Daniel Katz’s 13th book, The Love of the Berber Lion is playfully aware of its ancient roots. In fact, his (post)modern collection of stories is, on every level, a conscious non-Finnish metafiction depicting the very process of writing. The subject of animals gives Katz many opportunities for the dark humour and gentle irony common throughout his work.
The collection consists of twenty-four stories, each involving animals in one way or another. They were all sketched by a writer named Attila Kuf, whose funeral is depicted at the beginning of the book. In addition to Kuf ’s writing, the collection includes a foreword and a postscript by Kuf ’s friend, Mr Ypsilon, who is asked to complete his friend’s stories by Kuf ’s widow. Kuf did not complete a single story, so the endings are all the work of another writer.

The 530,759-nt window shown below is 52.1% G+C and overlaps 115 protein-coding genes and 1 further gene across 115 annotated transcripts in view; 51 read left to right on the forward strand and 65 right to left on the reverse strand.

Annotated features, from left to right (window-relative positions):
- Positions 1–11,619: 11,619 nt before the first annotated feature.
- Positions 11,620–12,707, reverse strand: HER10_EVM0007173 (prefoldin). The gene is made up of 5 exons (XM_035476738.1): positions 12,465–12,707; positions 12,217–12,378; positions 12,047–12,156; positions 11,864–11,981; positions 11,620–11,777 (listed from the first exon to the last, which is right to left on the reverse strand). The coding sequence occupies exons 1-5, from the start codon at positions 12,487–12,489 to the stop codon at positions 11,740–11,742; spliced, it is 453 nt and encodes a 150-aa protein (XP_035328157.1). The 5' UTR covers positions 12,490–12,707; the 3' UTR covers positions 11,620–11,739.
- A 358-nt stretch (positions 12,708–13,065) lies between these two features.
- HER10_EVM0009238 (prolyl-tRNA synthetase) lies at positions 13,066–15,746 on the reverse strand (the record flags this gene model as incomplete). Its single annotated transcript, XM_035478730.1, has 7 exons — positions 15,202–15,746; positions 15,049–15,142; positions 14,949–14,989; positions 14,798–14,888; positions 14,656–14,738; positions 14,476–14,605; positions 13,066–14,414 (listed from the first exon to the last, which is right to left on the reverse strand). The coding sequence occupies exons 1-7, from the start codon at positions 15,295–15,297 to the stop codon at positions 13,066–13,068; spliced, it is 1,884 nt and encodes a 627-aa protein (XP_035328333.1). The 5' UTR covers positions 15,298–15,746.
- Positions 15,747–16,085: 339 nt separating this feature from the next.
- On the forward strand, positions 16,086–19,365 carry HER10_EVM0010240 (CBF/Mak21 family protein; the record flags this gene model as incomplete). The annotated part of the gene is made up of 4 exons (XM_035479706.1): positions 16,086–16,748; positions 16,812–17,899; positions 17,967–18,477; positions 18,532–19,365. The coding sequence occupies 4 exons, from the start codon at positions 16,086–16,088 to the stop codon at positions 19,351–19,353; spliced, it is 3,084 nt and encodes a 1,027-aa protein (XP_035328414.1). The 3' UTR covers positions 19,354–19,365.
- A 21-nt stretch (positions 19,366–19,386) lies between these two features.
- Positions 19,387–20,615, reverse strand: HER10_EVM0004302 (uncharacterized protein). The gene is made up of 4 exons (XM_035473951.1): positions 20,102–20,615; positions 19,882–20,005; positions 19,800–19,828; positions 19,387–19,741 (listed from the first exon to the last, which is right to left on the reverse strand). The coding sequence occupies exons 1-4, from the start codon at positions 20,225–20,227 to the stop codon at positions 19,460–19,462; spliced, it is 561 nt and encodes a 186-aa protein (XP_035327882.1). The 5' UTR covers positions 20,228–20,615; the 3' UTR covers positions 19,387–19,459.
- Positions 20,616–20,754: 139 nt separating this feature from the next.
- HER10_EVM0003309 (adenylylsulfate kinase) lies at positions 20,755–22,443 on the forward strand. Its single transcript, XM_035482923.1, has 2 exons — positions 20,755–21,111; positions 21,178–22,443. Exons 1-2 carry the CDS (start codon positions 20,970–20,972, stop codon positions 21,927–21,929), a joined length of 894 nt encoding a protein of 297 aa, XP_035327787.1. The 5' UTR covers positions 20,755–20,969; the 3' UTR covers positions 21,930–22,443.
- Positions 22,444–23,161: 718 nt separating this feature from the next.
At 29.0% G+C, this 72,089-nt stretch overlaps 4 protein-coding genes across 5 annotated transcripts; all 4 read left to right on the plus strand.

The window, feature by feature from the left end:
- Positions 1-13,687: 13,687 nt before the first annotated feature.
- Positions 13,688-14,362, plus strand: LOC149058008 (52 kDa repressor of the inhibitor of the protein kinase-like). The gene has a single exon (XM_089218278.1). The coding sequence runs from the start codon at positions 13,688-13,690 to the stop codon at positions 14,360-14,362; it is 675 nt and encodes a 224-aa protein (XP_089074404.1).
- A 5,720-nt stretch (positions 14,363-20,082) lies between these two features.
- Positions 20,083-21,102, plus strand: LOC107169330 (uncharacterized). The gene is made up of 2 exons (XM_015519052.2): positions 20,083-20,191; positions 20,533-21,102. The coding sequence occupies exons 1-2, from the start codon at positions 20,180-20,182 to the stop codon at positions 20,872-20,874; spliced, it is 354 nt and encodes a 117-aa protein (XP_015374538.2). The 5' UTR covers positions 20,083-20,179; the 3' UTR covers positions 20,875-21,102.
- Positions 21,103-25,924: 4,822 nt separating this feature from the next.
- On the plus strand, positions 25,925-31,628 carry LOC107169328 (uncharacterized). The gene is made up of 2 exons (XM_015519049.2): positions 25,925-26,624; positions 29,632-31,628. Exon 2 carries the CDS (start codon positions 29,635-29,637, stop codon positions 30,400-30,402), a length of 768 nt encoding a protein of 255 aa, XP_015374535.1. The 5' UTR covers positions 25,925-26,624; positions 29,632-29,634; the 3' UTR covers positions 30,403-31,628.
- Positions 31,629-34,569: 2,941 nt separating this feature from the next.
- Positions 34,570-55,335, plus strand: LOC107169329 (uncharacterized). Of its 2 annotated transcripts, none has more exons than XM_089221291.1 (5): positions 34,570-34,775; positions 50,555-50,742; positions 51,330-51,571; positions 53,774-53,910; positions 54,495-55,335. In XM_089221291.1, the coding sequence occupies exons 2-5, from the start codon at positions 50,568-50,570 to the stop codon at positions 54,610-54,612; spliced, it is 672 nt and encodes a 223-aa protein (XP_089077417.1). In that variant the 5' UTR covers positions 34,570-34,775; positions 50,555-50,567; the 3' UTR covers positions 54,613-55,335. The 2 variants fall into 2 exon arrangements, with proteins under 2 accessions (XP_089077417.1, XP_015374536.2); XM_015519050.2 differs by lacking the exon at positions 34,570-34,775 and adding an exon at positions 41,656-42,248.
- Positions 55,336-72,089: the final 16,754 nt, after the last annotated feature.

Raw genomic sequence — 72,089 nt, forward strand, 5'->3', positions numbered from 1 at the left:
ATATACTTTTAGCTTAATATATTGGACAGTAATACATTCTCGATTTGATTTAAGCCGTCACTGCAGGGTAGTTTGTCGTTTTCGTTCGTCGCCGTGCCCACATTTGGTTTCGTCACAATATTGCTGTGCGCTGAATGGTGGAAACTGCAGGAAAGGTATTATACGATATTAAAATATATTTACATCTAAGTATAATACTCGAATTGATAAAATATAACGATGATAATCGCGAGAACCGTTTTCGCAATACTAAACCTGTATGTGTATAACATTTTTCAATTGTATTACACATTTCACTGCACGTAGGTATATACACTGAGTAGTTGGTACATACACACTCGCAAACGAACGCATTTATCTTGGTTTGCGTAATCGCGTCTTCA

The incompleteness of the stories also fulfils a philosophical function. After all, the fables originally provided readers with maxims, while the moral of the story was at the end. In the book, Kuf does not view life so simply: perhaps this is the book’s overall ‘moral’. In its wittiness and lightheartedness, The Love of the Berber Lion certainly lives up to the other function of the fable.
It’s hard not to laugh out loud at the trials and tribulations of the neurotic Kuf. In underlining his Jewish roots, Kuf ’s self-flagellation (kuf is the Hebrew letter K) is something akin to that found in the novels of Philip Roth and his protagonist Nathan Zuckerman.